Deep Learning Market Forces
Last week, eSilicon participated in a deep learning event at the Computer History Museum – “ASICs Unlock Deep Learning Innovation.” Along with Samsung, Amkor Technology and Northwest Logic, we explored how our respective companies form an ecosystem to develop deep learning chips for the next generation of applications. We also had a keynote presentation on deep learning from Ty Garibay, CTO of Arteris IP.
Over 100 people joined us for an afternoon and evening of deep learning exploration and some good food, wine and beer as well. The audience spanned chip companies, major OEMs, emerging deep learning startups and research folks from both a hardware and data science/algorithm point of view. We covered a lot of ground at this event. Far more than can be accomodated in one post. So, this is the first in a series of discussions about the key obervations and take-aways. I’ll begin with market forces.
Every speaker presented a view of the macro forces that drive the need for deep learning. Data explosion was a big one. By 2020, an additional one billion plus consumers online, over 30 billion connected devices, around 200 Exabytes (1018 bytes) of data traffic per month. You get the picture. All this data creates the need for intelligence in the cloud to manage and optimize the storage and analysis. The slide, above summarizes a deployment model.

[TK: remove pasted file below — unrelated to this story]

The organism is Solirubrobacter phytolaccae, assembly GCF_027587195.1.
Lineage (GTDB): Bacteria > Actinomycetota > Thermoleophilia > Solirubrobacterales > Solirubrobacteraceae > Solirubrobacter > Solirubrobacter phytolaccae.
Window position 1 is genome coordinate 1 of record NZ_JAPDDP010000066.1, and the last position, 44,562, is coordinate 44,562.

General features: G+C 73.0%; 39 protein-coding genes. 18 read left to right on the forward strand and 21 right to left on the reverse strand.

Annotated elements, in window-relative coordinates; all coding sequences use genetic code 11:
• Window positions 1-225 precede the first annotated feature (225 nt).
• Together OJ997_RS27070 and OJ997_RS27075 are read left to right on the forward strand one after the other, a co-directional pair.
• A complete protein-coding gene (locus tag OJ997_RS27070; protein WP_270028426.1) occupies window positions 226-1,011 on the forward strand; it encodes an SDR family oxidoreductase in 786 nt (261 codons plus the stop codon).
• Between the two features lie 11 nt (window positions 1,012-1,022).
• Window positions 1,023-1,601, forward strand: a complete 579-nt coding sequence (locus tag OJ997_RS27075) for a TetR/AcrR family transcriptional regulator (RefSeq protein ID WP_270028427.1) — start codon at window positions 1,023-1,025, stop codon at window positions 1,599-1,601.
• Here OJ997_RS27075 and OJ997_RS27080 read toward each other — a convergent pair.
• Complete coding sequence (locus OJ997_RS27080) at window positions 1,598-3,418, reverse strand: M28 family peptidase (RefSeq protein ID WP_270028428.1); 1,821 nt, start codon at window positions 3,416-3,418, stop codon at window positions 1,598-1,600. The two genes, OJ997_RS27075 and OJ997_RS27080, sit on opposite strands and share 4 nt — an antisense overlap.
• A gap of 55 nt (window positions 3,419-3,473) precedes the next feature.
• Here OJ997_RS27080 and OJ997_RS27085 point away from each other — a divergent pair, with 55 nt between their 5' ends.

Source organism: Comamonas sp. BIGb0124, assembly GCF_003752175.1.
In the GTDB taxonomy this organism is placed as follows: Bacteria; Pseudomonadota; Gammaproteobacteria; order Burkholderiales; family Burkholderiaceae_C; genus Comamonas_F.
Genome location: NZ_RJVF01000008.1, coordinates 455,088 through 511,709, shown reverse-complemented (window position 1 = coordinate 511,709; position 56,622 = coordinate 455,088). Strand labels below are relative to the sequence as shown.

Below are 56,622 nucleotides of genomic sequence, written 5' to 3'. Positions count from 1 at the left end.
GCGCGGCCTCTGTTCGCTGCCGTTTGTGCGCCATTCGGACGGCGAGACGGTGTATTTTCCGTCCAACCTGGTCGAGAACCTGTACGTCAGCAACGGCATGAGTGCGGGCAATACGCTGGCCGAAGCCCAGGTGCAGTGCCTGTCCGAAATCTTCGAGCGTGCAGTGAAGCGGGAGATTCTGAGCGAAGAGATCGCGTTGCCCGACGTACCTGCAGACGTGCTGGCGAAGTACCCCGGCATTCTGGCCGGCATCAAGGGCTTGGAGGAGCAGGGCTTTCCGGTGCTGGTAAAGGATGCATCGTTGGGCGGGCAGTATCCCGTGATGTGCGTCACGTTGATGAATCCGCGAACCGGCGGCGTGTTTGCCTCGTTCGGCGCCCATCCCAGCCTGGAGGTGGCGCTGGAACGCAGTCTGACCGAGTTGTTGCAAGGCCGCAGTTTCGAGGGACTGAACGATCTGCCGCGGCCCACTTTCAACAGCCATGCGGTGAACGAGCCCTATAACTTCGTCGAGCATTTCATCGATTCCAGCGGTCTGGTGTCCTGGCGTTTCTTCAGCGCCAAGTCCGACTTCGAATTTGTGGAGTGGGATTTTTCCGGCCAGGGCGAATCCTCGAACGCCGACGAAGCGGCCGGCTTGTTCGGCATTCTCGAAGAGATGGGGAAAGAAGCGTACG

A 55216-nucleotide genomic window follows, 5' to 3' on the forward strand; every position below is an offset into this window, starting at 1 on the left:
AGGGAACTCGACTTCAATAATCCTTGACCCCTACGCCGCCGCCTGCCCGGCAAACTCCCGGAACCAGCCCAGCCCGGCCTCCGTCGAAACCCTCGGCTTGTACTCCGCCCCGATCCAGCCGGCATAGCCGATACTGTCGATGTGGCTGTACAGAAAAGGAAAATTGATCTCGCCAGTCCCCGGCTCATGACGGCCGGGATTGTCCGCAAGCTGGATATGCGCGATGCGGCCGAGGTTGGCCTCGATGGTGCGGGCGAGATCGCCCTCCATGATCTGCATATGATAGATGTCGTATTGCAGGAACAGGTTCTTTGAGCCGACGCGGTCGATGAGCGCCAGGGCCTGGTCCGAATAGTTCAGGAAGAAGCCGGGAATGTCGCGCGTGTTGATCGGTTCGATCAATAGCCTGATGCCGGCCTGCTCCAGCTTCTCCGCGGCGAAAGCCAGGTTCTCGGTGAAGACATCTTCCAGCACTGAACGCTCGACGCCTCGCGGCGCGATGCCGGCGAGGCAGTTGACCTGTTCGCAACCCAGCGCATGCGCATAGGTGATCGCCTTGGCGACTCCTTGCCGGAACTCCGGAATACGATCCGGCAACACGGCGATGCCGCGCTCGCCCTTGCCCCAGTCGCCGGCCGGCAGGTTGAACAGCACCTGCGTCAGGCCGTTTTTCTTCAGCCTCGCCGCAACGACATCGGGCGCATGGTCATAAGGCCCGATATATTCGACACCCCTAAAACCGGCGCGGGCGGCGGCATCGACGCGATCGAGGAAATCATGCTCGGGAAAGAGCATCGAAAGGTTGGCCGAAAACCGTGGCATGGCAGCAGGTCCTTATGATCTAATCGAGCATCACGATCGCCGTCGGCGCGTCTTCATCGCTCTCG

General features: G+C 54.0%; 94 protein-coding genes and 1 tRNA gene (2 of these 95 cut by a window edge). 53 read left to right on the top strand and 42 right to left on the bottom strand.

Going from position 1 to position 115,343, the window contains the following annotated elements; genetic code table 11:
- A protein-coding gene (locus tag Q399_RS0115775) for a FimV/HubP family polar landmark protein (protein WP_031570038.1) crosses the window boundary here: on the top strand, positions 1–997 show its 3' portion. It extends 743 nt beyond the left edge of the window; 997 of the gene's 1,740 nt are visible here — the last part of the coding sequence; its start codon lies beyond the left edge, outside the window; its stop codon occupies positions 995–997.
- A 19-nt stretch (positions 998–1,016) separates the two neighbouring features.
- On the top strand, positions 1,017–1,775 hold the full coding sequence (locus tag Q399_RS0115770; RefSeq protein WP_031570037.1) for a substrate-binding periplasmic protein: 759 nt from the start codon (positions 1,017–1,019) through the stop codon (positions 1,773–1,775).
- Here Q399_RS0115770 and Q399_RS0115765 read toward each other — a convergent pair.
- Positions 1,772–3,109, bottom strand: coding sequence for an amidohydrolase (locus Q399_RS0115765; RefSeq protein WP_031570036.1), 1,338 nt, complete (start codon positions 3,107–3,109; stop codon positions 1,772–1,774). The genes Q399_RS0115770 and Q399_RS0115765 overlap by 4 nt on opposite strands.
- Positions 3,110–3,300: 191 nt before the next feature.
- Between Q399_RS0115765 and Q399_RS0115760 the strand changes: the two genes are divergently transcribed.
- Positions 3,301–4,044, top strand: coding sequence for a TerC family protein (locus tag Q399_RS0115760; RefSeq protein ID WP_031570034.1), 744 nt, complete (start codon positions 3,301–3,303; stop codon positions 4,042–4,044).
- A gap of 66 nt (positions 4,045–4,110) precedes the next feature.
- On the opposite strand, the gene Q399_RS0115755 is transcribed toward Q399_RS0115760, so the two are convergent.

This trend touches everything from the edge to the cloud. The types of technology that can serve the needs of deep learning algorithms were also discussed. CPUs, GPUs, FPGAs and ASICs are all in the mix. What’s interesting are three things regarding chip technology:
- Deep learning demands extreme performance – this is the only way to deploy things like neural nets in a practical way
- ASICs offer the best power and performance of all the options
- The systems being optimized are massive and expensive. This means the higher cost of ASIC development is easy to justify
Being an ASIC company, the above three points are a thing of beauty. We explored several architectures and technologies that are relevant to address the specific needs of deep learning algorithms. 2.5D packaging, silicon interposers, HBM2 memory and the required PHYs, controllers and custom on-chip memory were all the topics that got a lot of air time. Those specifics will be the subject of future posts.
What is of particular interest is the technology overlay between high-performance networking and deep learning. There are similarities and there are differences. Our presentation was entitled “Enabling Technology for the Cloud and AI – One Size Fits All?” so we spent some time on this topic. There is a clear opportunity for leveraged learning here. There are also new and significant challenges for silicon implementations of deep learning. These will form the basis for future innovation. The following slide captures the situation.